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N. Korea shows signs of preparations for nuclear reprocessing: ISIS

All News 05:01 April 30, 2016

WASHINGTON, April 29 (Yonhap) -- Activity continues at North Korea's nuclear complex that suggests the communist nation is preparing to reprocess spent nuclear fuel to harvest plutonium for nuclear weapons, a U.S. think thank said Friday.

Satellite imagery taken of the North's Yongbyon nuclear complex on April 23 shows three open-bed trucks at the reprocessing facility, while three structures, believed to be nuclear waste disposal tanks, are being covered with soil, the Institute for Science and International Security (ISIS) said.

Excavation of the tanks is believed to have started in the fall of 2014, just after the North's main plutonium-producing 5-megawatt reactor stopped full power operation, which had lasted from about August 2013 to June 2014, said the think tank in Washington led by top nuclear expert David Albright.

"This could suggest that North Korea was renovating its nuclear waste disposal facilities at the Radiochemical Laboratory, possibly in anticipation of additional plutonium separation activities from irradiated fuel from the 5-MWe reactor that would generate more high-level nuclear waste," ISIS said.

"Alternatively, the tanks may have required maintenance due to leaks or age," it said.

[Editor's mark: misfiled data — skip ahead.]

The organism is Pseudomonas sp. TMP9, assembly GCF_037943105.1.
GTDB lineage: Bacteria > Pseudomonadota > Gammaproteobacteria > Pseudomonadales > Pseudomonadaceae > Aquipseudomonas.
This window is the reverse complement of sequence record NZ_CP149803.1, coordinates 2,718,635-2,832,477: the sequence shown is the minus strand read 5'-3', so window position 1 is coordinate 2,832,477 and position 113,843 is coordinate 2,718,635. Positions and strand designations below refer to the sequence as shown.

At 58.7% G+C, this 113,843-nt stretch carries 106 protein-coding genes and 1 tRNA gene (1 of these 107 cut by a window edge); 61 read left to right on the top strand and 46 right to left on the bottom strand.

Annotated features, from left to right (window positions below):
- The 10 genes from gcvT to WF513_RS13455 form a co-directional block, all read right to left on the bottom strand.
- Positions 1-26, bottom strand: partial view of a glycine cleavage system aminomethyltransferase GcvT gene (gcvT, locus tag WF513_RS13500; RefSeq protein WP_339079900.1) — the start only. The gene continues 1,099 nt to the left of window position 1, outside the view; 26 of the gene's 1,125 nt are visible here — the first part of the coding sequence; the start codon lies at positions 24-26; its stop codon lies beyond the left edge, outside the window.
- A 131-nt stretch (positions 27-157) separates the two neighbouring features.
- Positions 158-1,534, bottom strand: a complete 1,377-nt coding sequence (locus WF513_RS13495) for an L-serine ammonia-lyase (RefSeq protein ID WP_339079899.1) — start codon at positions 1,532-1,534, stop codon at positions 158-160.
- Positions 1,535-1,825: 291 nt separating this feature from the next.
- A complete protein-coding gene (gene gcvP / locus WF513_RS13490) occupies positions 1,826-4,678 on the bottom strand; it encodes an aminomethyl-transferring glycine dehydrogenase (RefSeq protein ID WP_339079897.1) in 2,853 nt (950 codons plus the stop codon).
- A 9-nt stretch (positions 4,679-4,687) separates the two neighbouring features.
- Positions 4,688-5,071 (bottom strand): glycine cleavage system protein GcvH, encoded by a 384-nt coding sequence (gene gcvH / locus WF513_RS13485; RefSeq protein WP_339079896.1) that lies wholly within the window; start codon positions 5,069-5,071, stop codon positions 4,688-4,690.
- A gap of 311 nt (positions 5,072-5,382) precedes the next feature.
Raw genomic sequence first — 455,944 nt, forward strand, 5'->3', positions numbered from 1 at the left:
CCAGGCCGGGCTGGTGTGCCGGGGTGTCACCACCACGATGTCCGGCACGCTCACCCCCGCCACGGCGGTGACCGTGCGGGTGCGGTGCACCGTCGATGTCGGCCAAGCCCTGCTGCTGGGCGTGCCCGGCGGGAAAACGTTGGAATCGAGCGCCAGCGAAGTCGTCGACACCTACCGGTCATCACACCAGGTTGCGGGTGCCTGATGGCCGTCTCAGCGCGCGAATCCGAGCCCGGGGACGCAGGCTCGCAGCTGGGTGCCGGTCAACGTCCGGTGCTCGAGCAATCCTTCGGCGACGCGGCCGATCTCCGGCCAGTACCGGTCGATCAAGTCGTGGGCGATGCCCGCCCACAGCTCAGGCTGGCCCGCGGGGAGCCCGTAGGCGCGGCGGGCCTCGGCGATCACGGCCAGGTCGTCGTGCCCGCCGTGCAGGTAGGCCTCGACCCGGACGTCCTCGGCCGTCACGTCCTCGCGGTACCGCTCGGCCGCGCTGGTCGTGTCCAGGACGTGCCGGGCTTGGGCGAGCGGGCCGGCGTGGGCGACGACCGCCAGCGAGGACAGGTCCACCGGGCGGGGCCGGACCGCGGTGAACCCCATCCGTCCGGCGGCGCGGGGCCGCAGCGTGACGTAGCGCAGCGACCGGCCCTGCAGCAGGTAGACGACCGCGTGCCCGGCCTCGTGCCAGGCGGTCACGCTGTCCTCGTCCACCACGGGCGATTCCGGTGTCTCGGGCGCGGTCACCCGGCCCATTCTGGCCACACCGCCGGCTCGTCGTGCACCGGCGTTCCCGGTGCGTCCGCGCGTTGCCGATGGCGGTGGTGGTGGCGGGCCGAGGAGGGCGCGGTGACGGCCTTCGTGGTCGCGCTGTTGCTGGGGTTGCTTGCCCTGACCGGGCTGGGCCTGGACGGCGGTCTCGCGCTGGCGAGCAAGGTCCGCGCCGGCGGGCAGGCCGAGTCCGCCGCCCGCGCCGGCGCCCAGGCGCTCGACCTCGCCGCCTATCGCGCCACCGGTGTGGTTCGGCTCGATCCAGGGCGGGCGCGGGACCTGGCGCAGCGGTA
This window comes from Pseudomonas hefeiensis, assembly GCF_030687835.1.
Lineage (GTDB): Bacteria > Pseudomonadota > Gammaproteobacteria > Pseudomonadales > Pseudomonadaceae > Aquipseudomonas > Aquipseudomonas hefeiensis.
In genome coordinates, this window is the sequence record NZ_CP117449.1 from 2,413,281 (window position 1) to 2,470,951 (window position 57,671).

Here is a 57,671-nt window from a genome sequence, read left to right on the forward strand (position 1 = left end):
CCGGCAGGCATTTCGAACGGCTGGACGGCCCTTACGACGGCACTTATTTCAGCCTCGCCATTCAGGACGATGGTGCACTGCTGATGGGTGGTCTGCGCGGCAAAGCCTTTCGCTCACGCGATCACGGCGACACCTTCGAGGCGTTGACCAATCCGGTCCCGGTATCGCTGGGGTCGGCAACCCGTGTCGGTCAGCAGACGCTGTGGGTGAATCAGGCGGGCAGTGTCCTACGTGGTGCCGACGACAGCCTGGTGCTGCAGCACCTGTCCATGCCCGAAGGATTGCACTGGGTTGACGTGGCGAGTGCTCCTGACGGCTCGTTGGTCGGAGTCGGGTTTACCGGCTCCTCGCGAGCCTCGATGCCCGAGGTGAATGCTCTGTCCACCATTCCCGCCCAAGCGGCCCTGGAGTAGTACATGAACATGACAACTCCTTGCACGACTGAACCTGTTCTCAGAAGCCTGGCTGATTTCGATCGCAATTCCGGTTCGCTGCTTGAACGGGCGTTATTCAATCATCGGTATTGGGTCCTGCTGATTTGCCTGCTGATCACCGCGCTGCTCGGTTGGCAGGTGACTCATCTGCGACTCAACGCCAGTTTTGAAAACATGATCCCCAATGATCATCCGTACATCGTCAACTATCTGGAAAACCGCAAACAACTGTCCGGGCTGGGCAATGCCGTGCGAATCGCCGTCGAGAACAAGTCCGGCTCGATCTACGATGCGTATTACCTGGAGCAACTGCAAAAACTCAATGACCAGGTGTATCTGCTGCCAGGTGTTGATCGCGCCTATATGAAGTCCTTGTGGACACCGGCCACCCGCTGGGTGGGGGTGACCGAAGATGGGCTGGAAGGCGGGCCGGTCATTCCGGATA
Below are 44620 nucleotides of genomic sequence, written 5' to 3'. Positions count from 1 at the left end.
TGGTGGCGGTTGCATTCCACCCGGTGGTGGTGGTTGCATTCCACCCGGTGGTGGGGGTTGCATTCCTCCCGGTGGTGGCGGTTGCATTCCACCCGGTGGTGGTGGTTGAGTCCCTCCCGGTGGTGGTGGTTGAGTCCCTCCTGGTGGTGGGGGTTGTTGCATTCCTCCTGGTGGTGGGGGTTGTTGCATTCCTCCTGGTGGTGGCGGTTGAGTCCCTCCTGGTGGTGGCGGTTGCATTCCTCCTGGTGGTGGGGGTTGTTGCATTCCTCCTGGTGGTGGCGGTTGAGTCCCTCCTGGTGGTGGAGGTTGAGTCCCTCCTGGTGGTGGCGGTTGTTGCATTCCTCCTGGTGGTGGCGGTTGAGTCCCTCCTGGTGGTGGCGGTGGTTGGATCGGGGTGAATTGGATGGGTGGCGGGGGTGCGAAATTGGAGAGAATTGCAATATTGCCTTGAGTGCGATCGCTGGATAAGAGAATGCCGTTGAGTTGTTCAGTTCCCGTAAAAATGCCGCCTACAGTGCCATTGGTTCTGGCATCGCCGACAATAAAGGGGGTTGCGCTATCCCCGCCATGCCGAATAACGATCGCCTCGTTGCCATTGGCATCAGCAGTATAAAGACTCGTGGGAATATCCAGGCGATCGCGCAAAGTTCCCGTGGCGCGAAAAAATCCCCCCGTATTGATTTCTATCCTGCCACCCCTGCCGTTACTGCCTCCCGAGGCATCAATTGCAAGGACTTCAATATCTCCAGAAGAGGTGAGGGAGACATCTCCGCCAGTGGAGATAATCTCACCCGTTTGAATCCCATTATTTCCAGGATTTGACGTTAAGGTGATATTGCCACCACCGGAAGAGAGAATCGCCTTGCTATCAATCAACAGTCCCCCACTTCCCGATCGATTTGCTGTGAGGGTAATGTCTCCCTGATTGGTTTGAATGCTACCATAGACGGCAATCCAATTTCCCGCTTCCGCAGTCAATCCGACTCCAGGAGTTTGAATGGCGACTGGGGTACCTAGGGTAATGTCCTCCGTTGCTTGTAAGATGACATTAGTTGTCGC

The reprocessing plant has been a focus of attention since Director of National Intelligence James Clapper said in February that the North had restarted its main 5-megawatt nuclear reactor at Yongbyon and has since run it for long enough to harvest plutonium "within a matter of weeks to months."

The graphite-moderated reactor has been the source of weapons-grade plutonium for the communist nation. The small reactor is capable of producing spent fuel rods that, if reprocessed, could give the regime enough plutonium to make one bomb a year.

The reactor has provided Pyongyang with weapons-grade plutonium that the regime used in its first three nuclear tests, in 2006, 2009 and 2013. The North conducted its fourth nuclear test on Jan. 6, claiming it successfully detonated a hydrogen bomb.

ISIS said in a report earlier this month that the North's reactor could have an estimated 5-7 kilograms of weapons-grade plutonium since its 2013 restart, which it said is enough plutonium for one to three nuclear weapons, assuming 2-4 kilograms of weapons-grade plutonium per weapon.


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